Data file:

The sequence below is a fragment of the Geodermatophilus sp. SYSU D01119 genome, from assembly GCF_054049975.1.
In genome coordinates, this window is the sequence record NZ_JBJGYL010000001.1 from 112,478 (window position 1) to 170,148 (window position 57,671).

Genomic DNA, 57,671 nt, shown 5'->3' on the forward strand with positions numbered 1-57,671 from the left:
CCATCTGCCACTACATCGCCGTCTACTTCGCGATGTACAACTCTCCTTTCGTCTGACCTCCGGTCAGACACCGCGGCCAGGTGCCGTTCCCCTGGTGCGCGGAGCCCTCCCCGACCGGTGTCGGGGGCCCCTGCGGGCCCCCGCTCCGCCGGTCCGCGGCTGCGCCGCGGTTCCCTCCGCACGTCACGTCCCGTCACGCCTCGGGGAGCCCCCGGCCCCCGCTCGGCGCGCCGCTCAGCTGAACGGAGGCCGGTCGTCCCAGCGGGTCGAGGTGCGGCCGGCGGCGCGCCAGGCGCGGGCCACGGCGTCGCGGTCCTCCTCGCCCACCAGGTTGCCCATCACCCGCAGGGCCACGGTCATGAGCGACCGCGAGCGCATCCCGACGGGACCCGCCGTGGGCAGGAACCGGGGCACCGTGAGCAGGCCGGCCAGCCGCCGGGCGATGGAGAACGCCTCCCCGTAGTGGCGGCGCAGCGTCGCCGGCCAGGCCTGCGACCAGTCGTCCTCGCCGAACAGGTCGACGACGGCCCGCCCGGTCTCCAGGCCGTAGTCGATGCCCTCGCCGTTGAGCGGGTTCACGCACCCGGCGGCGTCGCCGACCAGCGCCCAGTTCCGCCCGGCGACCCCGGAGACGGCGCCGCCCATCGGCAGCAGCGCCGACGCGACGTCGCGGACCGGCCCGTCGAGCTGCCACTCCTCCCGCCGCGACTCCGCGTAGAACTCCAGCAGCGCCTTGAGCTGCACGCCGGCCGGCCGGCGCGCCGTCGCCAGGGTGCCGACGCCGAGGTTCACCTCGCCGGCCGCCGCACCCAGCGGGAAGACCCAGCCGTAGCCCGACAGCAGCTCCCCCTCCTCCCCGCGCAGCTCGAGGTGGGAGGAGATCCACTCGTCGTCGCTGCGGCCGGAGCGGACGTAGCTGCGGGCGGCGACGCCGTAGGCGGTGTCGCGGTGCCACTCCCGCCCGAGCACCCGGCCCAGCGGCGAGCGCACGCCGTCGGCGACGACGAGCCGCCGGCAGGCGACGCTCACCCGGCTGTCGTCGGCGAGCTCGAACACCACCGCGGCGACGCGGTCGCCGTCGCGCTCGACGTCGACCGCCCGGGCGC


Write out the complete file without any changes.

The sequence below is a fragment of the Geodermatophilus sp. SYSU D01119 genome, from assembly GCF_054049975.1.
In genome coordinates, this window is the sequence record NZ_JBJGYL010000001.1 from 112,478 (window position 1) to 170,148 (window position 57,671).

Genomic DNA, 57,671 nt, shown 5'->3' on the forward strand with positions numbered 1-57,671 from the left:
CCATCTGCCACTACATCGCCGTCTACTTCGCGATGTACAACTCTCCTTTCGTCTGACCTCCGGTCAGACACCGCGGCCAGGTGCCGTTCCCCTGGTGCGCGGAGCCCTCCCCGACCGGTGTCGGGGGCCCCTGCGGGCCCCCGCTCCGCCGGTCCGCGGCTGCGCCGCGGTTCCCTCCGCACGTCACGTCCCGTCACGCCTCGGGGAGCCCCCGGCCCCCGCTCGGCGCGCCGCTCAGCTGAACGGAGGCCGGTCGTCCCAGCGGGTCGAGGTGCGGCCGGCGGCGCGCCAGGCGCGGGCCACGGCGTCGCGGTCCTCCTCGCCCACCAGGTTGCCCATCACCCGCAGGGCCACGGTCATGAGCGACCGCGAGCGCATCCCGACGGGACCCGCCGTGGGCAGGAACCGGGGCACCGTGAGCAGGCCGGCCAGCCGCCGGGCGATGGAGAACGCCTCCCCGTAGTGGCGGCGCAGCGTCGCCGGCCAGGCCTGCGACCAGTCGTCCTCGCCGAACAGGTCGACGACGGCCCGCCCGGTCTCCAGGCCGTAGTCGATGCCCTCGCCGTTGAGCGGGTTCACGCACCCGGCGGCGTCGCCGACCAGCGCCCAGTTCCGCCCGGCGACCCCGGAGACGGCGCCGCCCATCGGCAGCAGCGCCGACGCGACGTCGCGGACCGGCCCGTCGAGCTGCCACTCCTCCCGCCGCGACTCCGCGTAGAACTCCAGCAGCGCCTTGAGCTGCACGCCGGCCGGCCGGCGCGCCGTCGCCAGGGTGCCGACGCCGAGGTTCACCTCGCCGGCCGCCGCACCCAGCGGGAAGACCCAGCCGTAGCCCGACAGCAGCTCCCCCTCCTCCCCGCGCAGCTCGAGGTGGGAGGAGATCCACTCGTCGTCGCTGCGGCCGGAGCGGACGTAGCTGCGGGCGGCGACGCCGTAGGCGGTGTCGCGGTGCCACTCCCGCCCGAGCACCCGGCCCAGCGGCGAGCGCACGCCGTCGGCGACGACGAGCCGCCGGCAGGCGACGCTCACCCGGCTGTCGTCGGCGAGCTCGAACACCACCGCGGCGACGCGGTCGCCGTCGCGCTCGACGTCGACCGCCCGGGCGC